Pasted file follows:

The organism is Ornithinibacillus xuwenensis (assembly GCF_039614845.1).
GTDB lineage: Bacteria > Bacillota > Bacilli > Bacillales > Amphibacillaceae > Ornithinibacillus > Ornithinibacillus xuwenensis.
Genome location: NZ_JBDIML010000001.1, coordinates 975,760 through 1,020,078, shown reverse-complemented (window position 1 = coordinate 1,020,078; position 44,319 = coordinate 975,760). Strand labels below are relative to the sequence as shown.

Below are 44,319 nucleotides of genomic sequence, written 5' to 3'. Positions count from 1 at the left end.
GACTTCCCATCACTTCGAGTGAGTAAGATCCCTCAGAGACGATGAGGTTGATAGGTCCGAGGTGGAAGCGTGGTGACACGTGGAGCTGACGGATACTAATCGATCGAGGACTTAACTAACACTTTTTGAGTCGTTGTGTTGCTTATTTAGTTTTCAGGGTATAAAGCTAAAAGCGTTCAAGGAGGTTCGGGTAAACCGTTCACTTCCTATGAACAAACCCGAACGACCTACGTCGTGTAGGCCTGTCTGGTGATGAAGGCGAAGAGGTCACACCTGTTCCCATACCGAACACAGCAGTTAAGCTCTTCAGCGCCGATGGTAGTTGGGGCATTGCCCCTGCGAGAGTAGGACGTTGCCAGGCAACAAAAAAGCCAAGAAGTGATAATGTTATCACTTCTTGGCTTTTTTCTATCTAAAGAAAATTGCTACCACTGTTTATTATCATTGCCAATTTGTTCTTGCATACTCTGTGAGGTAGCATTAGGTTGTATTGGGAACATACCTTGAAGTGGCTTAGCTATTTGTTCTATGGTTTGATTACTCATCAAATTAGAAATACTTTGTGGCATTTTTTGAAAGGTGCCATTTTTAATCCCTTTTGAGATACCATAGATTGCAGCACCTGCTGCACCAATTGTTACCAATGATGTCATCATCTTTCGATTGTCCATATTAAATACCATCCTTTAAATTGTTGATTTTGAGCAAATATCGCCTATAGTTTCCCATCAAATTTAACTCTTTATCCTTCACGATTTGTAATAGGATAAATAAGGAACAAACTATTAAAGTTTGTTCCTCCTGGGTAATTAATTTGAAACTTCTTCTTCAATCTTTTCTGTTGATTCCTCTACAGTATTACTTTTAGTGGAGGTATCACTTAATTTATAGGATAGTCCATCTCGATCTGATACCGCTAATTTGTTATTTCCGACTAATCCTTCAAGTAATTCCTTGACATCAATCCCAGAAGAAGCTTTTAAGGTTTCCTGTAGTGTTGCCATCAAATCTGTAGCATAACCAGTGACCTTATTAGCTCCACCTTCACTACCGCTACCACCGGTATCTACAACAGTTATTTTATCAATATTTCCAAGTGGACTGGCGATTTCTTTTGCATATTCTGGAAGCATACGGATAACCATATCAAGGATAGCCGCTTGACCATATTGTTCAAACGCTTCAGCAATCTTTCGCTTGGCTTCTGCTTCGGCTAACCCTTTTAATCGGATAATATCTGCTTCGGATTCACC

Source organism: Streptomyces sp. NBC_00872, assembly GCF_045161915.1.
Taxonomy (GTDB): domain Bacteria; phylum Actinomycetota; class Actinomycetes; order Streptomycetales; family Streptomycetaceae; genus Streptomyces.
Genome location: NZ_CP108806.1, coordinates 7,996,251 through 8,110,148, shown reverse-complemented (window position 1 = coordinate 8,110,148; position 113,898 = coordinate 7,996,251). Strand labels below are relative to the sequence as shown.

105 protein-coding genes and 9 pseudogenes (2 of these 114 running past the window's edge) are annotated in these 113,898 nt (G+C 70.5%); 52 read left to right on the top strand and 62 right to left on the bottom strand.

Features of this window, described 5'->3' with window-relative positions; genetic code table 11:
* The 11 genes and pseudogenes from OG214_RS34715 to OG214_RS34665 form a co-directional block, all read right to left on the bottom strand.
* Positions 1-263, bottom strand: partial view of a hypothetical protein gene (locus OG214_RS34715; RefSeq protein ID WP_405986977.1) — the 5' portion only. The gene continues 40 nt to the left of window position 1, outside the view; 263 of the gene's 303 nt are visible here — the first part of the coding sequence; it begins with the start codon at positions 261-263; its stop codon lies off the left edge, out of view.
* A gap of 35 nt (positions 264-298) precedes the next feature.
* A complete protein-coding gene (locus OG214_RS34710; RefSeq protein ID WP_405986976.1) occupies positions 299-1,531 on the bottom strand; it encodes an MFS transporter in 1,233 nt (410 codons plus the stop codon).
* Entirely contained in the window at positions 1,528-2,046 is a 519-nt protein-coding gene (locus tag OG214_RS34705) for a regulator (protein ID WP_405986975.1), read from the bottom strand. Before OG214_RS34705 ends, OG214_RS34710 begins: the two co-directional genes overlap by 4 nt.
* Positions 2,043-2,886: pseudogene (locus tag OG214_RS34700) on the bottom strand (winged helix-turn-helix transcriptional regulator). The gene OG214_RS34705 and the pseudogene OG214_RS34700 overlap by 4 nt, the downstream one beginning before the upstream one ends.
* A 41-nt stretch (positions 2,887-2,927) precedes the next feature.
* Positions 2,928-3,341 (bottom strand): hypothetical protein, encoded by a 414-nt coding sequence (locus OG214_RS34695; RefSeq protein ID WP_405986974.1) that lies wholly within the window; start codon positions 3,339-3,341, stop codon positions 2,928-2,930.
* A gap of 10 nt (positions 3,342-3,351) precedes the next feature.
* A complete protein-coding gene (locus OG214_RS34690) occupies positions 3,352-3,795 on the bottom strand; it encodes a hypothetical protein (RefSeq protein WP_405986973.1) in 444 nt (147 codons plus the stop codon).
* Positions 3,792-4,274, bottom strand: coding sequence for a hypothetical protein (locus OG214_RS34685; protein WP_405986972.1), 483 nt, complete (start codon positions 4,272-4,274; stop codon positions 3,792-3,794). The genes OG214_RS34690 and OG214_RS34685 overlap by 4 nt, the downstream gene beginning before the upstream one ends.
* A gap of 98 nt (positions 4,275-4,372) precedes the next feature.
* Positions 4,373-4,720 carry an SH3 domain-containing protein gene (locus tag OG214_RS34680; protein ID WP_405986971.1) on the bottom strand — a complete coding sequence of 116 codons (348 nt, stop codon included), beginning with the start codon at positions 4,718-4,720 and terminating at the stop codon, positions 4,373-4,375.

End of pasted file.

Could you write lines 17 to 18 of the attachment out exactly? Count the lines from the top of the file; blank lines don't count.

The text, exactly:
* A 41-nt stretch (positions 2,887-2,927) precedes the next feature.
* Positions 2,928-3,341 (bottom strand): hypothetical protein, encoded by a 414-nt coding sequence (locus OG214_RS34695; RefSeq protein ID WP_405986974.1) that lies wholly within the window; start codon positions 3,339-3,341, stop codon positions 2,928-2,930.